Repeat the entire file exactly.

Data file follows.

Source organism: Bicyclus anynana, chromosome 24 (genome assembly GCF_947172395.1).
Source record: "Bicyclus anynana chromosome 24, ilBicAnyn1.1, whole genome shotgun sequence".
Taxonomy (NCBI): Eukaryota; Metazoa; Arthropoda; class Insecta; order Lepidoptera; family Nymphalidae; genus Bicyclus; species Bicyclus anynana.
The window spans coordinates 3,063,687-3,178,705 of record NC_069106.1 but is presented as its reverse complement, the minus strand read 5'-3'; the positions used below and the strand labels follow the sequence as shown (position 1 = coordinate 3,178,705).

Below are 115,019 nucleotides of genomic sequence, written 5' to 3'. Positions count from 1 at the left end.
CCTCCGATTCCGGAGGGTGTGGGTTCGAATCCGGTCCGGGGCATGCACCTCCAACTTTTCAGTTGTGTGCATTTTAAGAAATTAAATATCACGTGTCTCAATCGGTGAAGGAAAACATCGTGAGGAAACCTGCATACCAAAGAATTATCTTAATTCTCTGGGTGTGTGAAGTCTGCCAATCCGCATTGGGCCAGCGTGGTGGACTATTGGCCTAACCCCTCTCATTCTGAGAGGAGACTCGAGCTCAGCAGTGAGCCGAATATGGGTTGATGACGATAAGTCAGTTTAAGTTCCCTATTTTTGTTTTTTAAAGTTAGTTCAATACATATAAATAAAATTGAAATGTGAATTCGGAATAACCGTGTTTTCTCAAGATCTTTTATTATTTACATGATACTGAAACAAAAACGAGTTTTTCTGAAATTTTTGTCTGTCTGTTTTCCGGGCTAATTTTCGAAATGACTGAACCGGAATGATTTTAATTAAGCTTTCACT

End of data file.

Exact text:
Source organism: Bicyclus anynana, chromosome 24 (genome assembly GCF_947172395.1).
Source record: "Bicyclus anynana chromosome 24, ilBicAnyn1.1, whole genome shotgun sequence".
Taxonomy (NCBI): Eukaryota; Metazoa; Arthropoda; class Insecta; order Lepidoptera; family Nymphalidae; genus Bicyclus; species Bicyclus anynana.
The window spans coordinates 3,063,687-3,178,705 of record NC_069106.1 but is presented as its reverse complement, the minus strand read 5'-3'; the positions used below and the strand labels follow the sequence as shown (position 1 = coordinate 3,178,705).

Below are 115,019 nucleotides of genomic sequence, written 5' to 3'. Positions count from 1 at the left end.
CCTCCGATTCCGGAGGGTGTGGGTTCGAATCCGGTCCGGGGCATGCACCTCCAACTTTTCAGTTGTGTGCATTTTAAGAAATTAAATATCACGTGTCTCAATCGGTGAAGGAAAACATCGTGAGGAAACCTGCATACCAAAGAATTATCTTAATTCTCTGGGTGTGTGAAGTCTGCCAATCCGCATTGGGCCAGCGTGGTGGACTATTGGCCTAACCCCTCTCATTCTGAGAGGAGACTCGAGCTCAGCAGTGAGCCGAATATGGGTTGATGACGATAAGTCAGTTTAAGTTCCCTATTTTTGTTTTTTAAAGTTAGTTCAATACATATAAATAAAATTGAAATGTGAATTCGGAATAACCGTGTTTTCTCAAGATCTTTTATTATTTACATGATACTGAAACAAAAACGAGTTTTTCTGAAATTTTTGTCTGTCTGTTTTCCGGGCTAATTTTCGAAATGACTGAACCGGAATGATTTTAATTAAGCTTTCACT